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The former ‘Jockey Baby’ with an international outlook is now an established rider at Woodbine where his compatriot Kazushi Kimura keeps on turning heads.
It was a provincial qualifying success on a pony called Lemon that took 13-year-old Daisuke Fukumoto from Japan’s far south to Tokyo racecourse on November 7, 2010. The young rider had reached the final of the ‘Jockey Babies’ series at the second year of trying and the respectable fourth place he achieved at the famous Fuchu course, on his mare a year older than himself, only added fuel to his ambitions.
“It was a nice experience, a quick moment; I was relieved at the finish,” he recalls, “but I remember I felt I wanted to come back as a real jockey.”
Fukumoto is now ‘real’ but he has not yet returned to compete at Japan’s flagship track. Instead, he is living out his boyhood dream as one of Japan’s small number of foreign-based jockeys, in his case at Woodbine in Canada, where he competes alongside his younger compatriot, the rising sensation Kazushi Kimura.
Needless to say, Fukumoto’s youthful plans did not pan out as he had envisaged. To make the grade as a JRA jockey and ride the Tokyo track against his ‘idol jockey’ Yutaka Take, he had to pass a two-exam test to make it into the JRA apprentice school: he failed, two years running.
A young Daisuke Fukumoto riding his pony Lemon at Tokyo racecourse.
“The first time I took the test, 150 people applied and then in the first exam 30 people passed and I passed that one but I couldn’t pass the next one. Almost got there,” he says by phone from Toronto, his tone rueful.
The local NAR circuit was an option at that point but Fukumoto had higher ambitions.
“I looked abroad at the racing in France and the US, and at that time we had Christophe Lemaire and Christophe Soumillon coming in on three-month licences in Japan and I watched them closely and became more interested in international racing,” he says.
The path he took led him to Canada’s premier circuit and recast him as one of a small, dispersed group, the unconventional others: jockeys who slipped through the cracks in Japan and tried to make their way on foreign shores.
He followed the likes of Joe Fujii, now working through the consequences of a life-altering spinal injury, who was one of the pioneers among Japanese riders forging careers overseas. Fujii made his name in Australia where another journeyman, Noriyuki Masuda, is currently based in Queensland.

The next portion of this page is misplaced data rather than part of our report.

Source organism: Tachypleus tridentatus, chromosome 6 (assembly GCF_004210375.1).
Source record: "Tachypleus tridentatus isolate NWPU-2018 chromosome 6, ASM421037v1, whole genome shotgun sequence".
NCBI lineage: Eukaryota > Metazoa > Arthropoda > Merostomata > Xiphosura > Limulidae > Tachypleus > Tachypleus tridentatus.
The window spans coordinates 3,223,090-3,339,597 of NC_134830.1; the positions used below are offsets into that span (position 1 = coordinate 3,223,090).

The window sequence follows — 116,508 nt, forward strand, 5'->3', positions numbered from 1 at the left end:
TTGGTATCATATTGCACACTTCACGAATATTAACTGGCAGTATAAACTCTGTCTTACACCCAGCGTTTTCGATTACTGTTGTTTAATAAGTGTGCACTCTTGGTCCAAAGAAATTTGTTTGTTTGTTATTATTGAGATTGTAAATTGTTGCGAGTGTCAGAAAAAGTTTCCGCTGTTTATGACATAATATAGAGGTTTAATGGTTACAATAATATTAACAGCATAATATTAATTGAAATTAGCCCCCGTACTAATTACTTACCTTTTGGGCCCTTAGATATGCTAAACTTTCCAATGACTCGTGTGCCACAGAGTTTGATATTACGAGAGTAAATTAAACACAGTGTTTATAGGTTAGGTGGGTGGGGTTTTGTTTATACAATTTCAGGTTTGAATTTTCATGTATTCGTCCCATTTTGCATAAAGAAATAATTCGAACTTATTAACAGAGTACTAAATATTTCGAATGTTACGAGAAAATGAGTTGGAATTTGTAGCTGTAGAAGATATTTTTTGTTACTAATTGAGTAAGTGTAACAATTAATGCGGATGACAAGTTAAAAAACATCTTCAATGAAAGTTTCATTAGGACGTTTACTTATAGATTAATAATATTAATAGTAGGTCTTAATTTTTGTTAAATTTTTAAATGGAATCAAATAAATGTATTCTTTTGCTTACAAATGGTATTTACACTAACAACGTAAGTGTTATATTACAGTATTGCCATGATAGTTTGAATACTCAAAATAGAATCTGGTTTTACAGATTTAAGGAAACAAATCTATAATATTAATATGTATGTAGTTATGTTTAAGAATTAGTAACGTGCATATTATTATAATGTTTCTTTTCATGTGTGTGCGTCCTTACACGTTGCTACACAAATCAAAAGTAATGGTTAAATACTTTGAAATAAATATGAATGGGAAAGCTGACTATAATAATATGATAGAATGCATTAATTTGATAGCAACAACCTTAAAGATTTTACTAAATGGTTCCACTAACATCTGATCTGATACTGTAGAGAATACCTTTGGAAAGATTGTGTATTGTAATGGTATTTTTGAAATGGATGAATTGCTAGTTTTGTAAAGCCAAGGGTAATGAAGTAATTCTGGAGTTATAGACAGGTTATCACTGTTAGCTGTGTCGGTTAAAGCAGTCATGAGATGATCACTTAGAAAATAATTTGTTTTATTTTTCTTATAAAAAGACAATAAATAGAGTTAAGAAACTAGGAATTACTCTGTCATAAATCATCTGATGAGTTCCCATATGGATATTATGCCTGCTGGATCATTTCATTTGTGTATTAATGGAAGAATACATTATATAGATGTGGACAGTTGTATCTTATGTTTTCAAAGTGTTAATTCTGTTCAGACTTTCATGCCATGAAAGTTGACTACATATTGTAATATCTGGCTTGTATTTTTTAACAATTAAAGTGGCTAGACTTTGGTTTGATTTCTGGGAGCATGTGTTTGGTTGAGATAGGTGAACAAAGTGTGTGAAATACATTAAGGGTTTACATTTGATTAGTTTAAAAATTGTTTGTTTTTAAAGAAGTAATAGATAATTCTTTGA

Then there is Kozzi Asano, top ten in the premiership in New Zealand where his compatriot Taiki Yanagida tragically lost his life as a result of a race fall in August; and Macau at present has the former NAR champion apprentice Shogo Nakano, as well as Masa Tanaka who went through his apprenticeship in Queensland and rode in New Zealand and Korea.
He’s A Doozy lands the G3 Thompson Handicap (1600m) for Kozzi Asano. (Photo by NZ Racing Desk)
Joe Fujii celebrates a feature race win in Korea. (Photo by Getty Images)
Fukumoto made his solo relocation to Canada in 2015. For two years he studied English through the week and spent weekends hanging around at the track trying to catch a break. That came when trainer Reade Baker gave him a job as a groom. He debuted as an apprentice rider in 2017 and rode his first winner on October 13 that year, his 20th birthday.
“Fukumoto was raw when he got here and he would only get better,” says Eurico Rosa da Silva, the retired Woodbine champion who that year was in the process of securing the fifth of his seven Sovereign Awards as Canada’s outstanding jockey.
“I remember in the beginning he had a fall, and it was quite an immature fall, he put himself in a bad spot, and from that I think he had a big learning experience and some bad turned for good. I think that was a wake-up call and from that day he started to ride much better.
“He fell hard I remember: that is the time when the jockeys sometimes give up or don’t have a good reaction but he took it as a wake-up call.”
Fukumoto had not gone through a tough relocation far from his family just to quit then. He had four wins in his first season, then 36, 52 and a career high 69 in 2020.
In the meantime, another former ‘Jockey Baby’ followed his lead: Kimura took Woodbine by storm with 104 North American wins in his debut year in 2018 and 148 in his second campaign as he sealed not only back-to-back Sovereign Awards as Canada’s leading apprentice but also the US Eclipse Award.
Kazushi Kimura is the winner of the 2021 Woodbine Riding Title.
Kazushi becomes the first Japanese born jockey to win the award 👏👏👏 pic.twitter.com/3PHy5xgseH